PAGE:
Assistant Professor Rush University Medical Center Chicago, Illinois, United States
Case Diagnosis: Suprascapular nerve palsy post COVID-19
Case Description: A 34 year old obese female developed severe COVID-19 pneumonia requiring 25 days of intubation (including 7 days prone positioning). During acute rehabilitation she displayed ongoing left shoulder pain and weakness without improvement comparable to her otherwise progressive recovery. Electromyography showed mild spontaneous activity in the left infraspinatus muscle. MRI of the left shoulder showed diffusely increased T2 signal within the infraspinatus muscle as well as increased T2 signal within the left supraspinatus muscle. These findings were consistent with suprascapular nerve palsy.
Discussions: At the time of submission, this appears to be the only reported case of suprascapular nerve palsy following severe COVID-19. While many COVID-19 related central nervous system complications are being reported, the peripheral nervous system affects appear under reported. This patient's isolated nerve palsy could was likely mechanical due to prolonged positioning in an ICU setting as suprascapular nerve palsies are common in athletes who experience repetitive trauma related to overhead tasks or compression injuries around the scapula. However, COVID-19 is also associated with inflammation that can affect essentially any organ. Therefore, a suprascapular nerve palsy related to a case of brachial neuritis was also considered as this nerve is well known to be commonly affected by this condition.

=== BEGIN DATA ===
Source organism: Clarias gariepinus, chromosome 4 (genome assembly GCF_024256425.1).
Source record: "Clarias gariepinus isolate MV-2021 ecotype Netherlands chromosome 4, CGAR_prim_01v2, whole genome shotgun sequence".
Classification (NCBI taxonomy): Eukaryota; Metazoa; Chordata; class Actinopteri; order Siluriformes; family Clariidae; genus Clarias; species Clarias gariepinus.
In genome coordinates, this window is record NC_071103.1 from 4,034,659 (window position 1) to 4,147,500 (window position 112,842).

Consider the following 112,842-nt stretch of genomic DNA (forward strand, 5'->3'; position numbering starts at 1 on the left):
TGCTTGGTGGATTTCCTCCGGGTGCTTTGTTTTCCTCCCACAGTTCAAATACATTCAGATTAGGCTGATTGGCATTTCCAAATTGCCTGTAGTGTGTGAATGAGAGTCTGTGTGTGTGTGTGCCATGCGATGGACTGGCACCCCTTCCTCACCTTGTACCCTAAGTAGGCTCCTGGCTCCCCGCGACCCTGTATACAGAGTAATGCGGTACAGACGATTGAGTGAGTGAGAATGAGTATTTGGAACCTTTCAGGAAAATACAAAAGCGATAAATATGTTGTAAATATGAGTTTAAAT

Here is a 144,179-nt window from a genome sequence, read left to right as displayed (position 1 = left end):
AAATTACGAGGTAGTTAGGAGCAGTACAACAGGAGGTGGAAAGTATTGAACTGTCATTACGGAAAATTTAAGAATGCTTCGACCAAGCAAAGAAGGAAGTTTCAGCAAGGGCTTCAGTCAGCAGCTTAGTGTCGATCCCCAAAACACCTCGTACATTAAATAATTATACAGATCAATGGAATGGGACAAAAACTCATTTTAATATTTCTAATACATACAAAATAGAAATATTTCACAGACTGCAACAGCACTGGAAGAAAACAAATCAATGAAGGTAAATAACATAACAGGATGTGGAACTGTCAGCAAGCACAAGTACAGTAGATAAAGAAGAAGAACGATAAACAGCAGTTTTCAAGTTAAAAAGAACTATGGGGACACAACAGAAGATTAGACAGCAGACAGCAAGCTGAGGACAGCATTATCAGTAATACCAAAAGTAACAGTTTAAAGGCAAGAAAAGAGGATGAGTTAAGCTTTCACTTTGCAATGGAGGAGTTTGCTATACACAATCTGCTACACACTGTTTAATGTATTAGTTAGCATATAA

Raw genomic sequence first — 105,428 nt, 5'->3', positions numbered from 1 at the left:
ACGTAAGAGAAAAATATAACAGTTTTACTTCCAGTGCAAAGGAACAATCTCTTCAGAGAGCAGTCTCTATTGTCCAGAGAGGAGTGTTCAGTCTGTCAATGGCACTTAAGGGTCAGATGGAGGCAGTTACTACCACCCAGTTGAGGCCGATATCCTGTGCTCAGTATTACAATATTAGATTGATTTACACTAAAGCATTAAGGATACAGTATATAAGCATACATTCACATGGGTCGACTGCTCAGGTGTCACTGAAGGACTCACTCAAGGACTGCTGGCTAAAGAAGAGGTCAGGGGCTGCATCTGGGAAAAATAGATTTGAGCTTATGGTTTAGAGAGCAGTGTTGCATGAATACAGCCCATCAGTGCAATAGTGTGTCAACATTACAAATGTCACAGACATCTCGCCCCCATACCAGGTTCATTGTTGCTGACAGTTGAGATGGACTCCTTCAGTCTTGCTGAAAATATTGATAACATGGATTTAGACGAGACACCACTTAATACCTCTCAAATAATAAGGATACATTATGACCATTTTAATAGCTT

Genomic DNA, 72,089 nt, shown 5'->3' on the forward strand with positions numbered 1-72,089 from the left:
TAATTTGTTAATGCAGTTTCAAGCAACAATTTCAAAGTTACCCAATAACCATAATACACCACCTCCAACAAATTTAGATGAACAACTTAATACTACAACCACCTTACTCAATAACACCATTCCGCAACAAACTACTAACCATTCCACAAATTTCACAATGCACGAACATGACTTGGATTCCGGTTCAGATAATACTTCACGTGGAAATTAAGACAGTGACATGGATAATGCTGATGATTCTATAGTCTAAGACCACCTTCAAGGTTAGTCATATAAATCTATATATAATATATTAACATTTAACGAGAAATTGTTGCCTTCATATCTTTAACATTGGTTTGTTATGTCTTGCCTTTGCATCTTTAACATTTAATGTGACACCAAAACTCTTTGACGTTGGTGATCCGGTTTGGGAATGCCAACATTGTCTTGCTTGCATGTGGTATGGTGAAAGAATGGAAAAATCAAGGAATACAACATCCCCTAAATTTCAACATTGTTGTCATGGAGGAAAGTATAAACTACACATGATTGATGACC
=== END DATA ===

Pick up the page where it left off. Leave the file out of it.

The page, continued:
Conclusions: This patient survived a life threatening case of COVID-19. While her recovery has been mostly successful, she continues to have left shoulder impairments affecting daily life. At our institution, we have seen a number of COVID-19 recovered patients with varying degrees of upper extremity impairments. Further identifying the underlying pathology of these cases is needed to catalog the specific peripheral nerve injuries and musculoskeletal injuries that are associated with COVID-19 and its treatments. Identification of these injuries will better guide workup and allow providers to create focused, successful rehabilitation plans.